capsule review

Amax Power 660+

At a Glance
  • Amax Power 660+

    PCWorld Rating

    The Power 660+ delivers good performance and easy expandability--without making you pay a top price.

Amax Power 660+
Artwork: Rick Rizner

The Amax Power 660+ offers a nice compromise between cost and performance that will appeal to the serious gamer or power user who can't quite afford a cutting-edge system.

Our $3119 Power 660+ review unit came with a 3.6-GHz Pentium 4 660 CPU, 1GB of DDR2-533 SDRAM, an Asus EN6800Ultra graphics card (based on nVidia's GeForce 6800 Ultra graphics chip), and two 200GB hard drives in a striped RAID 0 array. The system produced a very respectable but not chart-topping score of 100 on PC WorldBench 5. More important to gamers, the Power 660 demonstrated the ability to comfortably run 3D programs: Graphics tests on Return to Castle Wolfenstein at 1280-by-1024 resolution returned a frame rate score of 143, the ninth fastest result we've seen. For Unreal Tournament at the same resolution, it achieved 317 frames per second, the eleventh best yet.

At first touch, the Power 660+'s thin aluminum case feels a bit flimsy, except for the thick aluminum door that covers the front panel. The security conscious will like the door's lock, which denies access to the startup button; the media-oriented will like the Sony DW-D26A/B2 double-layer 4X DVD+R drive (up to 16X in single-layer DVD+RW mode), the Sony 16X DVD-ROM drive, and a 6-in-1 media-card reader. The practical-minded will need a screwdriver to remove the door and access useful ports. You won't find any conveniently located USB or other ports on the front of the case; instead, they're under a hatch on the top of the box--a definite annoyance for anyone who regularly stacks things there.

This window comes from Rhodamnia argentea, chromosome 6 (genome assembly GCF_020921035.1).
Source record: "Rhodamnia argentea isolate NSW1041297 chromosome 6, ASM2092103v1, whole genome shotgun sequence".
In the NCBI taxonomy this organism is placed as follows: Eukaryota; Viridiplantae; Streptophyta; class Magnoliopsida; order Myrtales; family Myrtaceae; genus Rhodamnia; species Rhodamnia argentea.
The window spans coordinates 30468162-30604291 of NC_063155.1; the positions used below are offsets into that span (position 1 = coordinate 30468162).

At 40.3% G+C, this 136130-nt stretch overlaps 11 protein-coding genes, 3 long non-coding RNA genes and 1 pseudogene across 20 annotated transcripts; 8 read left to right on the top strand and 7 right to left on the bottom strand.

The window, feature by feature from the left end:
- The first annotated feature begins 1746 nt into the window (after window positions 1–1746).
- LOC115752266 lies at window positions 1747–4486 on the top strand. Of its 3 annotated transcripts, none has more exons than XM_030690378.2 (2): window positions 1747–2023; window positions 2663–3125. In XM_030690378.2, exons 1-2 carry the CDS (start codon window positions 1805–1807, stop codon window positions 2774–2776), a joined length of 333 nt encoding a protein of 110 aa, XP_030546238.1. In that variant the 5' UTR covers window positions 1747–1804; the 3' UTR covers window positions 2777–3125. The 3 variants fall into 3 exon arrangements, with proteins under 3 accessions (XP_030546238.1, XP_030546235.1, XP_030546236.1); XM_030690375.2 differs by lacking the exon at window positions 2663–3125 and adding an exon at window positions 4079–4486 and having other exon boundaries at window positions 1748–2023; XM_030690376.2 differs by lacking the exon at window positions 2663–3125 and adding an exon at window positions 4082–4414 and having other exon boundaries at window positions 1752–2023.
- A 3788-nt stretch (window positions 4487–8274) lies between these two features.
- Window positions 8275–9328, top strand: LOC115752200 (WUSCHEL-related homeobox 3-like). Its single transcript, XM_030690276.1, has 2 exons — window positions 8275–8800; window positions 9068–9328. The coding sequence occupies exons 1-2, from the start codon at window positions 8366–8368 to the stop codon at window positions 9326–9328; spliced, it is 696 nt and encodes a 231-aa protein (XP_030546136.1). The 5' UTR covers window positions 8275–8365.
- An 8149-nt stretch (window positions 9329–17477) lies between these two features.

Accessing the interior is simple; the cover pops off after removing two big thumbscrews. Once inside, adding and removing hardware is relatively easy--the expansion slots have convenient latches instead of screws. Likewise, the small chassis holding the system's two (of a possible five) hard drives slides horizontally out of the case. On the downside, you'll have to wrestle with a rat's nest of power cables if you want add RAM to the two free RAM slots or add another optical drive to one of the two free 5-inch drive bays.

Other upgrade pluses: The Asus P5WD2 Premium motherboard comes with PCI Express x1 and x16 slots in addition to the x16 slot occupied by the graphics card. (But this is not an SLI-capable system, so it can't combine the processing power of two graphics cards.) If you want to, you can upgrade to a dual-core Pentium D CPU. An external SATA connector on the back panel offers an easy high-speed connection for external hard drives.

The DVD playback of our test movie looked great. The AG Neovo M-19 flat-panel monitor's display appeared a bit dark, but details were clear and motion was very smooth. Small font text (6.8 point) was crisp and well defined, and images looked clear and realistic. The Sicuro 5.1 speakers, which look like chrome-plated jet engines, had good range with clear tones. Setting up the speakers required some work: We had to manually configure each sound jack in the Realtek Sound Effect Manager program in Windows Control Panel. This was tedious but not difficult.

The Power 660+ delivers strong performance and easy expandability for less than a top price.

Kirk Steers

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At a Glance
  • PCWorld Rating

    The Power 660+ delivers good performance and easy expandability--without making you pay a top price.

    Pros

    • Good balance of performance and price

    Cons

    • Cabling blocks access for some upgrades
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